JACKSONVILLE, Fla. – Downtown is about to become the scene of another food fight, with restaurants and food trucks squaring off before Jacksonville City Council.
Even though there are laws in place about where food trucks can operate, there have been complaints from restaurants that the trucks have an unfair advantage and are ruining established businesses.
"Downtown is a picnic and we have too many ants," restaurant owner Tom Thornton said. "They can't have both. They can either have brick-and-mortar stores that made a financial commitment and the time commitment to the city, or they can have a carnival."
Thornton was appointed as one of three restaurant owners on a six-member special panel to help find a solution to the dispute. The other three members are food truck operators.
Jacob Bander, who with his brother operates a food truck, said it’s not that simple. He agreed that some changes need to be made, but believes that trucks and restaurants can exist side by side.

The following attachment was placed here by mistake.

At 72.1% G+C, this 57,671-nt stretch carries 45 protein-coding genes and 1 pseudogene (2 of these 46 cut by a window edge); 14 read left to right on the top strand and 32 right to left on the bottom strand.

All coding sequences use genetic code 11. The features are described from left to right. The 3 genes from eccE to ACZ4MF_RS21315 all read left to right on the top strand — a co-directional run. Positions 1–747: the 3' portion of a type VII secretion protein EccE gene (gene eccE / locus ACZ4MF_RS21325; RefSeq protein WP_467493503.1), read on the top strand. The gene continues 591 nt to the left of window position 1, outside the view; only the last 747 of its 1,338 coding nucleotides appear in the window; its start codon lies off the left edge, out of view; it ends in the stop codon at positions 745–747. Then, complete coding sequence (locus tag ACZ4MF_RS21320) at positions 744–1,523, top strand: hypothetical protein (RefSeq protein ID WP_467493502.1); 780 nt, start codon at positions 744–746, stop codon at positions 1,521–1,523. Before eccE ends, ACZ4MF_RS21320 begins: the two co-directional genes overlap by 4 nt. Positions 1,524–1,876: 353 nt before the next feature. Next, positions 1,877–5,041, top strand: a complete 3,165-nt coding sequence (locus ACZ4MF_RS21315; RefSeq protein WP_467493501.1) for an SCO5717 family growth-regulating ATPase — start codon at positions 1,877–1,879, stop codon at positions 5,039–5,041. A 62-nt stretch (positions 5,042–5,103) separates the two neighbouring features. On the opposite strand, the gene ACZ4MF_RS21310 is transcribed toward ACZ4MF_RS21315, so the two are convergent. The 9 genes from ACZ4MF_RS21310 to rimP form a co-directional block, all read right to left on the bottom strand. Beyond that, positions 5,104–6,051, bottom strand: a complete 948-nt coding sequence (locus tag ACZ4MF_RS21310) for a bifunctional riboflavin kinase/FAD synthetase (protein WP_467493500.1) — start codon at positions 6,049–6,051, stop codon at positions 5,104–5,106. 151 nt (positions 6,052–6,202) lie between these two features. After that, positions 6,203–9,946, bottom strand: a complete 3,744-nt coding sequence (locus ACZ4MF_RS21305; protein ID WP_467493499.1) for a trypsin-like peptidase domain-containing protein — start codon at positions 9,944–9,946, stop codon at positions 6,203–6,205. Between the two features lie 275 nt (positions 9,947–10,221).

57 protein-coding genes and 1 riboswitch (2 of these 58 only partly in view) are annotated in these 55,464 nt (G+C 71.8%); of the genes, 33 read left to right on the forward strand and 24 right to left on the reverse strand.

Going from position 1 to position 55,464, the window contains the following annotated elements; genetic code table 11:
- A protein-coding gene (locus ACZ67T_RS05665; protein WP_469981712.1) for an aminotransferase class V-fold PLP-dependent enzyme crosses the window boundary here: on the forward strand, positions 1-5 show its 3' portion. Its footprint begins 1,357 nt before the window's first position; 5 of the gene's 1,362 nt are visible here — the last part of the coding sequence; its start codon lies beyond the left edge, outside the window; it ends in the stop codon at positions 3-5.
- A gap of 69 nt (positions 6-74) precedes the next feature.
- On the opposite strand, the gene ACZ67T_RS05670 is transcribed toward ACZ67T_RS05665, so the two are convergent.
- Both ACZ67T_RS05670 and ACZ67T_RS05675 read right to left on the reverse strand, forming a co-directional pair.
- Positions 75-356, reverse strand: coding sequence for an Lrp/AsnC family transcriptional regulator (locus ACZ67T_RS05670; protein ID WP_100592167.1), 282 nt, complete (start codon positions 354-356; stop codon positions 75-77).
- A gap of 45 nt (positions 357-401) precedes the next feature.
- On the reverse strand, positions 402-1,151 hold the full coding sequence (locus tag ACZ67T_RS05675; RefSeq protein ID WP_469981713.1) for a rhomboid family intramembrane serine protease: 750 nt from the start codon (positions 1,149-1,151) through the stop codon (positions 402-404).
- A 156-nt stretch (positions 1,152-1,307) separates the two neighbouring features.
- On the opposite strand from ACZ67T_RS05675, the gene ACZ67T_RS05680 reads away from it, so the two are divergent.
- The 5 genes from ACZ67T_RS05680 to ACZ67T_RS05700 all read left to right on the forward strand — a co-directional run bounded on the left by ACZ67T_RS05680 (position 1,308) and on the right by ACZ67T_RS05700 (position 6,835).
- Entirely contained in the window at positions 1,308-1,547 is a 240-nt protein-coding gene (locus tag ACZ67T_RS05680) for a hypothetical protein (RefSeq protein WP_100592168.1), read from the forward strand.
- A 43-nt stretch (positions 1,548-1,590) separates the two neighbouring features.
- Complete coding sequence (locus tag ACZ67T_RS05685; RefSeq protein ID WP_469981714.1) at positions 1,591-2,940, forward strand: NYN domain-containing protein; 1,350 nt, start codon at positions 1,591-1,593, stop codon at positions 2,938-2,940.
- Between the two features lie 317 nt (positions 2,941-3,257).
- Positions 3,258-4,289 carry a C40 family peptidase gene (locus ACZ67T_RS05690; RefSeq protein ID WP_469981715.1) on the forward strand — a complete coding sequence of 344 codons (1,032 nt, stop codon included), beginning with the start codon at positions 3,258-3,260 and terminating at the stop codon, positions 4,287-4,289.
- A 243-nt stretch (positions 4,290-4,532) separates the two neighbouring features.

"It's just a different business model. It's just what it is. It's not just that one has an advantage over the other. It's that if you have a good product and you know how to market their product and you know what your niche is, you will succeed," Bander said.
Bander said he knows that rent for a food truck is cheaper than a fixed restaurant, but said the restaurants also have a huge advantage.
"We live in Florida with very unpredictable weather. When it rains, we don't serve. People are going to the restaurant when it rains because I can sit inside and sit in the AC," Bander said.
The two sides will meet at City Hall next week. The councilman who oversees the panel said he knows something needs to happen, but he is not sure where the process will end. Eventually, there will be new legislation on this issue that will go before the full City Council.